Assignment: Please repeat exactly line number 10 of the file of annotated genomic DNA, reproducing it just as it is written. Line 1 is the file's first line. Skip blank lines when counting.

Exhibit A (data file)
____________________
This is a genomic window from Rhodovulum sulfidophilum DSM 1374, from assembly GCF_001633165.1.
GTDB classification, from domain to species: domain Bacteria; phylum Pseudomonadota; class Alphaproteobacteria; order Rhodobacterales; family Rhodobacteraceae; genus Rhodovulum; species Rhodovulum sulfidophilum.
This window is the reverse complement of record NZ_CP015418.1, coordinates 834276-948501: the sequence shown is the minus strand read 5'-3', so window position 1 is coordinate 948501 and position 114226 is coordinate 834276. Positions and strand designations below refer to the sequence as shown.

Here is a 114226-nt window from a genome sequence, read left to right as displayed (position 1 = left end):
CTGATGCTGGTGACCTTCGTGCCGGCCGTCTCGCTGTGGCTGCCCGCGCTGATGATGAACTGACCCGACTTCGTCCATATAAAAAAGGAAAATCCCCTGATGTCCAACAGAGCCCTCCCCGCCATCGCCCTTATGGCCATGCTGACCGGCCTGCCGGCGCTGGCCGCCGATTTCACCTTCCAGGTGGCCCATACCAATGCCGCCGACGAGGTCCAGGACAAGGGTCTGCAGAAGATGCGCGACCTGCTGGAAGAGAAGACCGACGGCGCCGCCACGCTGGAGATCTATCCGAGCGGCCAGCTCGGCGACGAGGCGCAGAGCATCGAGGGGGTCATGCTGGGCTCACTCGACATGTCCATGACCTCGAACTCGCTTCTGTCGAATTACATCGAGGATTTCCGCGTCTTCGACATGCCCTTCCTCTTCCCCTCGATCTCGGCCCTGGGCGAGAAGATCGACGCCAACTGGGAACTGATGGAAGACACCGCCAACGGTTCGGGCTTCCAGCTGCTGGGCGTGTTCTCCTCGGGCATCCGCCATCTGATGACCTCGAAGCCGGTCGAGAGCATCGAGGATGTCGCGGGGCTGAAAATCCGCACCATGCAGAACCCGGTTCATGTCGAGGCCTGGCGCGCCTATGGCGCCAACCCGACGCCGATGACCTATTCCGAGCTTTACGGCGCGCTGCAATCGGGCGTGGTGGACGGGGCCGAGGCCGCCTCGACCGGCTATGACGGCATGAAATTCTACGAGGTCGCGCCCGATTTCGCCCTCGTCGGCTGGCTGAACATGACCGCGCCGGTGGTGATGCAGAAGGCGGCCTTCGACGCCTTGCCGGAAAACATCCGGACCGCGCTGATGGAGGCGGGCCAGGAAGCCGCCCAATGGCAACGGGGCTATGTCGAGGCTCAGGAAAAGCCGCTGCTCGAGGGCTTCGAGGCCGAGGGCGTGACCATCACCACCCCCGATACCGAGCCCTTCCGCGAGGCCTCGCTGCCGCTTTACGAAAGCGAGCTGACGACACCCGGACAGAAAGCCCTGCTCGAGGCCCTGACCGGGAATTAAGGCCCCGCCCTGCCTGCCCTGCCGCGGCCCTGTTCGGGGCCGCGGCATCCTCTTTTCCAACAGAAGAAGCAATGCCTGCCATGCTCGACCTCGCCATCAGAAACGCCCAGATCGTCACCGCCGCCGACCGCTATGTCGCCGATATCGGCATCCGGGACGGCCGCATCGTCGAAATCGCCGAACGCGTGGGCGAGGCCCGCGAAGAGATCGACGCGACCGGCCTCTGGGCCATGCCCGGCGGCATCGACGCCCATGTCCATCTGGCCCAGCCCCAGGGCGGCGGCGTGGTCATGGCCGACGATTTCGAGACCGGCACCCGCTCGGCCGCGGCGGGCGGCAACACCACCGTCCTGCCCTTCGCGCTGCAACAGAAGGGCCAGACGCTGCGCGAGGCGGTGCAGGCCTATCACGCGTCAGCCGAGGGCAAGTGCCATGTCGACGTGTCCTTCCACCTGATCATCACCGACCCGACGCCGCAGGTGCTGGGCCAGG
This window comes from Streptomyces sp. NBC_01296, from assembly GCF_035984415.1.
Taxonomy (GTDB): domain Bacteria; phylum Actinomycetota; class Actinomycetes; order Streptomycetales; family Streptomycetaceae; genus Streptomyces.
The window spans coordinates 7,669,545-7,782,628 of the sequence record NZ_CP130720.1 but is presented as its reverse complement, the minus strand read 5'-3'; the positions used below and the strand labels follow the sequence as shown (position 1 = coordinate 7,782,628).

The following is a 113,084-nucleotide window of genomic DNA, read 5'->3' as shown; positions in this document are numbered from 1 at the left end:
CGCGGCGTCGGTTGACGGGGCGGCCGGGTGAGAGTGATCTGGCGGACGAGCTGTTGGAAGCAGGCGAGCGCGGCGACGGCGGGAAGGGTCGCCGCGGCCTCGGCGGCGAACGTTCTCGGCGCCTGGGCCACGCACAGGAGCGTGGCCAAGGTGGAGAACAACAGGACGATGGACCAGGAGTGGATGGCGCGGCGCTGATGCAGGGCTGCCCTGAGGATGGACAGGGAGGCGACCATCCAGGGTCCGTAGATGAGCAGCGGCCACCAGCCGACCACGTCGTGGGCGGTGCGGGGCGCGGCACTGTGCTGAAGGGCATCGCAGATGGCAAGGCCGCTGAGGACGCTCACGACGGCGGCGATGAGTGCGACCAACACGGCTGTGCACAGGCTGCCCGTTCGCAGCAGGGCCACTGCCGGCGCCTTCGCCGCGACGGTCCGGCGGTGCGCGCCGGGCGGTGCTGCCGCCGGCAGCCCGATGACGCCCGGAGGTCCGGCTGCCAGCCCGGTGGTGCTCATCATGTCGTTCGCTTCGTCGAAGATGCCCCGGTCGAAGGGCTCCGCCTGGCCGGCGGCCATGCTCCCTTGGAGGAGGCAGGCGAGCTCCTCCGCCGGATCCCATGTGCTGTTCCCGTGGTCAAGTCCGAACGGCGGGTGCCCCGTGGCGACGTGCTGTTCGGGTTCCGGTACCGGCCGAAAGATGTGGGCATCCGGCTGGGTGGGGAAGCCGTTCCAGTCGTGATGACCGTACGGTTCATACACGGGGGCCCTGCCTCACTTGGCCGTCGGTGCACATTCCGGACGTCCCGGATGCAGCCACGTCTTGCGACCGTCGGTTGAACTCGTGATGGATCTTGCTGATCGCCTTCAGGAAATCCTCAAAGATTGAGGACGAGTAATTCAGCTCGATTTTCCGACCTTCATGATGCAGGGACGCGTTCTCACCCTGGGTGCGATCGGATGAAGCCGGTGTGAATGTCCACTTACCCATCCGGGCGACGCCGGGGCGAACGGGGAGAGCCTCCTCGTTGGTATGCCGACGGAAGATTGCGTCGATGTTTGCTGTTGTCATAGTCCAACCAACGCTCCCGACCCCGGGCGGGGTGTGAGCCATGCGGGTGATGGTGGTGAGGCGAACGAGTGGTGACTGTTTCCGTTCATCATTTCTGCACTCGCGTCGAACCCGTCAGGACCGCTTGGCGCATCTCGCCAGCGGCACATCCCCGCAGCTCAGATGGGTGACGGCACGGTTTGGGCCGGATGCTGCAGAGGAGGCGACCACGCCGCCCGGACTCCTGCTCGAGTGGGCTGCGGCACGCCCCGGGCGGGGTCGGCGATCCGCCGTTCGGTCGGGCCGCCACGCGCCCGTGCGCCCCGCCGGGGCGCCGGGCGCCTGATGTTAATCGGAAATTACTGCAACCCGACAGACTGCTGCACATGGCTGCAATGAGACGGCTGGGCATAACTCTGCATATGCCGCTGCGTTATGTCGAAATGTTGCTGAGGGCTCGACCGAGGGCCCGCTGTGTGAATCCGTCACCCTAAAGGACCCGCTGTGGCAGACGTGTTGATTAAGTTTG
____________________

CGCGGCGTCGGTTGACGGGGCGGCCGGGTGAGAGTGATCTGGCGGACGAGCTGTTGGAAGCAGGCGAGCGCGGCGACGGCGGGAAGGGTCGCCGCGGCCTCGGCGGCGAACGTTCTCGGCGCCTGGGCCACGCACAGGAGCGTGGCCAAGGTGGAGAACAACAGGACGATGGACCAGGAGTGGATGGCGCGGCGCTGATGCAGGGCTGCCCTGAGGATGGACAGGGAGGCGACCATCCAGGGTCCGTAGATGAGCAGCGGCCACCAGCCGACCACGTCGTGGGCGGTGCGGGGCGCGGCACTGTGCTGAAGGGCATCGCAGATGGCAAGGCCGCTGAGGACGCTCACGACGGCGGCGATGAGTGCGACCAACACGGCTGTGCACAGGCTGCCCGTTCGCAGCAGGGCCACTGCCGGCGCCTTCGCCGCGACGGTCCGGCGGTGCGCGCCGGGCGGTGCTGCCGCCGGCAGCCCGATGACGCCCGGAGGTCCGGCTGCCAGCCCGGTGGTGCTCATCATGTCGTTCGCTTCGTCGAAGATGCCCCGGTCGAAGGGCTCCGCCTGGCCGGCGGCCATGCTCCCTTGGAGGAGGCAGGCGAGCTCCTCCGCCGGATCCCATGTGCTGTTCCCGTGGTCAAGTCCGAACGGCGGGTGCCCCGTGGCGACGTGCTGTTCGGGTTCCGGTACCGGCCGAAAGATGTGGGCATCCGGCTGGGTGGGGAAGCCGTTCCAGTCGTGATGACCGTACGGTTCATACACGGGGGCCCTGCCTCACTTGGCCGTCGGTGCACATTCCGGACGTCCCGGATGCAGCCACGTCTTGCGACCGTCGGTTGAACTCGTGATGGATCTTGCTGATCGCCTTCAGGAAATCCTCAAAGATTGAGGACGAGTAATTCAGCTCGATTTTCCGACCTTCATGATGCAGGGACGCGTTCTCACCCTGGGTGCGATCGGATGAAGCCGGTGTGAATGTCCACTTACCCATCCGGGCGACGCCGGGGCGAACGGGGAGAGCCTCCTCGTTGGTATGCCGACGGAAGATTGCGTCGATGTTTGCTGTTGTCATAGTCCAACCAACGCTCCCGACCCCGGGCGGGGTGTGAGCCATGCGGGTGATGGTGGTGAGGCGAACGAGTGGTGACTGTTTCCGTTCATCATTTCTGCACTCGCGTCGAACCCGTCAGGACCGCTTGGCGCATCTCGCCAGCGGCACATCCCCGCAGCTCAGATGGGTGACGGCACGGTTTGGGCCGGATGCTGCAGAGGAGGCGACCACGCCGCCCGGACTCCTGCTCGAGTGGGCTGCGGCACGCCCCGGGCGGGGTCGGCGATCCGCCGTTCGGTCGGGCCGCCACGCGCCCGTGCGCCCCGCCGGGGCGCCGGGCGCCTGATGTTAATCGGAAATTACTGCAACCCGACAGACTGCTGCACATGGCTGCAATGAGACGGCTGGGCATAACTCTGCATATGCCGCTGCGTTATGTCGAAATGTTGCTGAGGGCTCGACCGAGGGCCCGCTGTGTGAATCCGTCACCCTAAAGGACCCGCTGTGGCAGACGTGTTGATTAAGTTTG